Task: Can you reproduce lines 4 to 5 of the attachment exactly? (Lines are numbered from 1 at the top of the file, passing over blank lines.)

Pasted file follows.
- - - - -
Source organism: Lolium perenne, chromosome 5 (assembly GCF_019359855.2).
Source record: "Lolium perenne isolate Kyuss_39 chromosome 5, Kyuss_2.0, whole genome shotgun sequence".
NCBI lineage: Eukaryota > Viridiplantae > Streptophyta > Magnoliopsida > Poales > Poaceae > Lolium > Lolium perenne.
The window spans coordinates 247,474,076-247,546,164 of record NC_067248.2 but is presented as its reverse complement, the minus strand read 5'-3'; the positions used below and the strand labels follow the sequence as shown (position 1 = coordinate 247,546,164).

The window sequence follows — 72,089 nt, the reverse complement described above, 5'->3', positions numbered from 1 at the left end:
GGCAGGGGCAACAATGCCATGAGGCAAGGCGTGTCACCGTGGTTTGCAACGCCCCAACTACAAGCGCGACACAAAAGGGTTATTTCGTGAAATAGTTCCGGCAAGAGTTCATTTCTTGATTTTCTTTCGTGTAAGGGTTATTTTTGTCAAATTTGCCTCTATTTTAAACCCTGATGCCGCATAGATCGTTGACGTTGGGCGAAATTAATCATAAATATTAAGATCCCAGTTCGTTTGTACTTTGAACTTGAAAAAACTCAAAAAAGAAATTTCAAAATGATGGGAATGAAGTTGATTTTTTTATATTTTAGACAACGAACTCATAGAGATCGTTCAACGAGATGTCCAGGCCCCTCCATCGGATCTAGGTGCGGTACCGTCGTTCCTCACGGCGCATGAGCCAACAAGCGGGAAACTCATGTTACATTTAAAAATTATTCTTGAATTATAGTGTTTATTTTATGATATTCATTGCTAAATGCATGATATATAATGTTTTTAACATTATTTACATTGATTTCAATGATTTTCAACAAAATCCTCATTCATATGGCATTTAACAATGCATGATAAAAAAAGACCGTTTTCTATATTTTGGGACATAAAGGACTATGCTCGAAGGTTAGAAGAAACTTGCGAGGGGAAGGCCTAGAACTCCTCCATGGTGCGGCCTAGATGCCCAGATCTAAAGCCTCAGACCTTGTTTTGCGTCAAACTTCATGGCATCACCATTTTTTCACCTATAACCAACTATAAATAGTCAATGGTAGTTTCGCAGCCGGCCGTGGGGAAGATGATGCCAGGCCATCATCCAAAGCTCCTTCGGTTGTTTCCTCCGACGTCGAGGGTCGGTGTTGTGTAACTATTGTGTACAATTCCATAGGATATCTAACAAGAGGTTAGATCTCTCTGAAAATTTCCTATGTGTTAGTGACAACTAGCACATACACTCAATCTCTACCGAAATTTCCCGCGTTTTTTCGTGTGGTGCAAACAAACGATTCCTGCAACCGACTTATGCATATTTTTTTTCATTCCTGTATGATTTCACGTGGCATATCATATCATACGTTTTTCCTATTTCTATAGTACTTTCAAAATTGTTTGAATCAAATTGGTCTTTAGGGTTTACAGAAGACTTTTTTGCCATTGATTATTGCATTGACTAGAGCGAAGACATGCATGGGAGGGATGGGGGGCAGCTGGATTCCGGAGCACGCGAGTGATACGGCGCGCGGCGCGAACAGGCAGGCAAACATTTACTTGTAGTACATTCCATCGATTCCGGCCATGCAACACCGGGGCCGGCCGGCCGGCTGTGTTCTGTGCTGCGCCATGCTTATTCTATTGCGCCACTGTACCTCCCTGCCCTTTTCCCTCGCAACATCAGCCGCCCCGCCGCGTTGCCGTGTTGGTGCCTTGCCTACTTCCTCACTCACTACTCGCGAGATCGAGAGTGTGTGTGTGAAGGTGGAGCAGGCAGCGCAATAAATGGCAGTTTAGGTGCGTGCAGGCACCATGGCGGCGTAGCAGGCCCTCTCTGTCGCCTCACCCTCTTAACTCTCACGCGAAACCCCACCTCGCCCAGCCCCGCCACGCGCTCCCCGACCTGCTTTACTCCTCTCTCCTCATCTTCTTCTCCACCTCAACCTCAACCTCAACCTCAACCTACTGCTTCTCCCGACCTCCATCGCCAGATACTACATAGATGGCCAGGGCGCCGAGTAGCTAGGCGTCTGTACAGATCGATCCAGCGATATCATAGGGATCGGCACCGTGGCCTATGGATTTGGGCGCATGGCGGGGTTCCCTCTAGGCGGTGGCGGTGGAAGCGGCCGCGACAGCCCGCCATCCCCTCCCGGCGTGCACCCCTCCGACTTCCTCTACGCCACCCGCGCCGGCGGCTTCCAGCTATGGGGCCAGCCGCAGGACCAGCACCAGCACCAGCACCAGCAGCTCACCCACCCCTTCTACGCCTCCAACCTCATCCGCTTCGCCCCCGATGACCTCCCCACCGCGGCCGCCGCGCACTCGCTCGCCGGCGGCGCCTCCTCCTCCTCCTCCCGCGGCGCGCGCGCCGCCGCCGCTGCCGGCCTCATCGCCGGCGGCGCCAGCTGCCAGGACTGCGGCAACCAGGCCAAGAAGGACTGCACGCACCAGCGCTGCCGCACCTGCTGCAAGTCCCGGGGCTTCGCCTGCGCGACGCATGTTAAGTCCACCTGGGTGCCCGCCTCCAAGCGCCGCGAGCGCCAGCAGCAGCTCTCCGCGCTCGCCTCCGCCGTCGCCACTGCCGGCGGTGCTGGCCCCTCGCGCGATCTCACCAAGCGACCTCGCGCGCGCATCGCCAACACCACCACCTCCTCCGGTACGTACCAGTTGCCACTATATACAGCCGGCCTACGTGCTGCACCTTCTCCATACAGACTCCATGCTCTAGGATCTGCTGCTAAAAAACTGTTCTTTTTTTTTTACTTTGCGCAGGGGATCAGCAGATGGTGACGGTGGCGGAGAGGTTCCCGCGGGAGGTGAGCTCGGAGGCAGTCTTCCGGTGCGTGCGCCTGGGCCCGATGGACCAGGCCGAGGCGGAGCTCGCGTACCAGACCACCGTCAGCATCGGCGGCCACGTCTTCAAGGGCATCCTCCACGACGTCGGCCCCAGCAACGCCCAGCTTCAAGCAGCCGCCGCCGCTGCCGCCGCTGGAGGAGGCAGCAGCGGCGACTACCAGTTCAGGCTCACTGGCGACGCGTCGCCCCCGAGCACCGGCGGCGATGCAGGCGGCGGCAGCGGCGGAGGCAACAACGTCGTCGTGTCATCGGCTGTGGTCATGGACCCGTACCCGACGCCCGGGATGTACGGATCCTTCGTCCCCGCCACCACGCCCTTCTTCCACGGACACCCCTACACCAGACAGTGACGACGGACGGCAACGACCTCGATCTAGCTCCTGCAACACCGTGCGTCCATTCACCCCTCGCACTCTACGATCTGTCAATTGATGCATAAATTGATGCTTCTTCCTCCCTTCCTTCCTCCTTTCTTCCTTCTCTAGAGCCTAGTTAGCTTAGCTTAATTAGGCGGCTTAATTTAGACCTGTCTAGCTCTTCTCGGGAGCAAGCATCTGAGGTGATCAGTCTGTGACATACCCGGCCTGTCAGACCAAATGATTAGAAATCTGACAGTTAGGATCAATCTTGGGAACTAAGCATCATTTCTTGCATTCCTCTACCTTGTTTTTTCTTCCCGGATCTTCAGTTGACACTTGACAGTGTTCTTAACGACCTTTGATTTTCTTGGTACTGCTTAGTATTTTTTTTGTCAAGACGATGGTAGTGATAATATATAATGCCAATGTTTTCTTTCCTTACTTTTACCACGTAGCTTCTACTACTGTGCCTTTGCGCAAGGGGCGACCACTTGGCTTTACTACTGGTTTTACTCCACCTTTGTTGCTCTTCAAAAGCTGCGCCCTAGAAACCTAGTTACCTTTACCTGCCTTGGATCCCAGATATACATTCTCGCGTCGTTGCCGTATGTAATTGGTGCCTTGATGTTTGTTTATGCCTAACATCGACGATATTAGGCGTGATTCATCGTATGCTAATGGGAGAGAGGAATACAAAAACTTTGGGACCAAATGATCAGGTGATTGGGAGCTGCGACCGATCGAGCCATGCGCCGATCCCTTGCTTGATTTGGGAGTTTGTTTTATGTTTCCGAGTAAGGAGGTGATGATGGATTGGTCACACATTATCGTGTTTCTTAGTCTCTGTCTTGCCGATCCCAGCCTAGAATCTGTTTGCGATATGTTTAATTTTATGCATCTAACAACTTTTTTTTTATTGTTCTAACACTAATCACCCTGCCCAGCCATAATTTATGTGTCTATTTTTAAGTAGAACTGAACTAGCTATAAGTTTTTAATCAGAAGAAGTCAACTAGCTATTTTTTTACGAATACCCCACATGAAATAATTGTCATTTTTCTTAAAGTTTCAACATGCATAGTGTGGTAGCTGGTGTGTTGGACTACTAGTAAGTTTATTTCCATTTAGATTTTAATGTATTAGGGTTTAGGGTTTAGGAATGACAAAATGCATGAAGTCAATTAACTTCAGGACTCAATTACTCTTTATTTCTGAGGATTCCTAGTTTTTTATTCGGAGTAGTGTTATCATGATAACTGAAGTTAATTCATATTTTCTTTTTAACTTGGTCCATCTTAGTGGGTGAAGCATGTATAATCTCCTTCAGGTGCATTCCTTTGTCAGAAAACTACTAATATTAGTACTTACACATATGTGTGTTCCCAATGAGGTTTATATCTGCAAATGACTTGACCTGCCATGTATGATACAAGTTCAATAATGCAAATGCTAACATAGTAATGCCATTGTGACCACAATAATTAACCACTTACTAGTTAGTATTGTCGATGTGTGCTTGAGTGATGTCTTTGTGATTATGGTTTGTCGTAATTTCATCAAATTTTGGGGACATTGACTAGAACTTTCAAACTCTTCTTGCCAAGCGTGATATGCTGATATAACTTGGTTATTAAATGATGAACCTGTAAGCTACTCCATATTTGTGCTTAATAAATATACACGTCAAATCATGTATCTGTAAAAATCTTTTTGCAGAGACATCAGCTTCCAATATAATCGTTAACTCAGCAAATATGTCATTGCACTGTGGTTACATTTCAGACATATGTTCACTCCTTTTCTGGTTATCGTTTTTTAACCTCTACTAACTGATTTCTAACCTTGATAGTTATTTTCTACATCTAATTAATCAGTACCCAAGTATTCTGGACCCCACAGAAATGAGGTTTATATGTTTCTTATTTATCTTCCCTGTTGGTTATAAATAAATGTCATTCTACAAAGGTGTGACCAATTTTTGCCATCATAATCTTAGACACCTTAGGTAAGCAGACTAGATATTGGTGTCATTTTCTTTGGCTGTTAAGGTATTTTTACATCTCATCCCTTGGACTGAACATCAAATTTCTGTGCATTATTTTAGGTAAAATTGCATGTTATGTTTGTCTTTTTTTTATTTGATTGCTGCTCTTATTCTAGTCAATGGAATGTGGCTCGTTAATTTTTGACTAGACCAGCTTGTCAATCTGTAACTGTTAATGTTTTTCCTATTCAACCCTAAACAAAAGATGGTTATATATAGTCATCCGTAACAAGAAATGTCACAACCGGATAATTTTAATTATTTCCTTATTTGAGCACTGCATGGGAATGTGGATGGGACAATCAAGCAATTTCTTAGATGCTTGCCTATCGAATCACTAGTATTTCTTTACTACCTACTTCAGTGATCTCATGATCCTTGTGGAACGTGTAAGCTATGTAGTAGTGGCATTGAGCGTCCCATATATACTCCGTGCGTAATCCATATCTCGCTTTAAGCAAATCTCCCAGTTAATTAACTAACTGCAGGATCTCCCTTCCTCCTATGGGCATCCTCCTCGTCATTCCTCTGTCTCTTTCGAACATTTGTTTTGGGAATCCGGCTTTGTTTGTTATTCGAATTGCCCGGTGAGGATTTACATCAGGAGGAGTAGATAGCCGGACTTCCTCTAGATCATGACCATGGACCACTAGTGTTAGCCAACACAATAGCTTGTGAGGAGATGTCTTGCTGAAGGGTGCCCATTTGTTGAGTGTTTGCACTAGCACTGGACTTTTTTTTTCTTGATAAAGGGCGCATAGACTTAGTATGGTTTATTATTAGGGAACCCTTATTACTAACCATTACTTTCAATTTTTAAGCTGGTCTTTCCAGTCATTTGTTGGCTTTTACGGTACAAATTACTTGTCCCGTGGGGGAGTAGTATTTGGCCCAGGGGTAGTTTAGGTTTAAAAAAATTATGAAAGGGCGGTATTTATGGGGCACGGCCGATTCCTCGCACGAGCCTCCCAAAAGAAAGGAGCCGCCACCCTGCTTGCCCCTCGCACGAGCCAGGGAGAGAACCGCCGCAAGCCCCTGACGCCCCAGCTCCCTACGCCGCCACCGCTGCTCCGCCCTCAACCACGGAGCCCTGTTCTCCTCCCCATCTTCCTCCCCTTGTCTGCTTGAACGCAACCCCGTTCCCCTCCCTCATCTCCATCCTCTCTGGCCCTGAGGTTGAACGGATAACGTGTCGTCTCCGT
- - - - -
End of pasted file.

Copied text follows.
The window spans coordinates 247,474,076-247,546,164 of record NC_067248.2 but is presented as its reverse complement, the minus strand read 5'-3'; the positions used below and the strand labels follow the sequence as shown (position 1 = coordinate 247,546,164).

The window sequence follows — 72,089 nt, the reverse complement described above, 5'->3', positions numbered from 1 at the left end: